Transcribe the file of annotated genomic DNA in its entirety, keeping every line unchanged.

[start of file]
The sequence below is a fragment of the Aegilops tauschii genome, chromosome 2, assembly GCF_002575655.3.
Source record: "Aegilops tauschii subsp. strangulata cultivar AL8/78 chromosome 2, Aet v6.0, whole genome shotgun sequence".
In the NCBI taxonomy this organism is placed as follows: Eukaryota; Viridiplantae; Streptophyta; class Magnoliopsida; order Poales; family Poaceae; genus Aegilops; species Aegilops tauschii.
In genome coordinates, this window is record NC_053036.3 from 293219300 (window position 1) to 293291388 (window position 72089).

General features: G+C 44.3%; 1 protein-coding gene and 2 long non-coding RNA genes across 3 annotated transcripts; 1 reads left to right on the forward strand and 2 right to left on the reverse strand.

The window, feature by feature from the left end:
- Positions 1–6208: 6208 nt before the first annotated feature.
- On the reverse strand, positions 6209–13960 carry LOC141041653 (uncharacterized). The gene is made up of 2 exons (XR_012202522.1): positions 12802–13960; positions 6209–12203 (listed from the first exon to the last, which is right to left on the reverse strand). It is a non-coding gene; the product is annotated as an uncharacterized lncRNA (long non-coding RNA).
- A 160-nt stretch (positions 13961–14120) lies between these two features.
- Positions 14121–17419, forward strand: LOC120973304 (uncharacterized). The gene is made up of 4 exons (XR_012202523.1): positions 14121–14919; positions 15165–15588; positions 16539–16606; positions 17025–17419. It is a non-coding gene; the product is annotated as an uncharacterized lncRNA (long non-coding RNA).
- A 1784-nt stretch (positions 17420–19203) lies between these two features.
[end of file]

The sequence below is a fragment of the Aegilops tauschii genome, chromosome 2, assembly GCF_002575655.3.
Source record: "Aegilops tauschii subsp. strangulata cultivar AL8/78 chromosome 2, Aet v6.0, whole genome shotgun sequence".
In the NCBI taxonomy this organism is placed as follows: Eukaryota; Viridiplantae; Streptophyta; class Magnoliopsida; order Poales; family Poaceae; genus Aegilops; species Aegilops tauschii.
In genome coordinates, this window is record NC_053036.3 from 293219300 (window position 1) to 293291388 (window position 72089).

General features: G+C 44.3%; 1 protein-coding gene and 2 long non-coding RNA genes across 3 annotated transcripts; 1 reads left to right on the forward strand and 2 right to left on the reverse strand.

The window, feature by feature from the left end:
- Positions 1–6208: 6208 nt before the first annotated feature.
- On the reverse strand, positions 6209–13960 carry LOC141041653 (uncharacterized). The gene is made up of 2 exons (XR_012202522.1): positions 12802–13960; positions 6209–12203 (listed from the first exon to the last, which is right to left on the reverse strand). It is a non-coding gene; the product is annotated as an uncharacterized lncRNA (long non-coding RNA).
- A 160-nt stretch (positions 13961–14120) lies between these two features.
- Positions 14121–17419, forward strand: LOC120973304 (uncharacterized). The gene is made up of 4 exons (XR_012202523.1): positions 14121–14919; positions 15165–15588; positions 16539–16606; positions 17025–17419. It is a non-coding gene; the product is annotated as an uncharacterized lncRNA (long non-coding RNA).
- A 1784-nt stretch (positions 17420–19203) lies between these two features.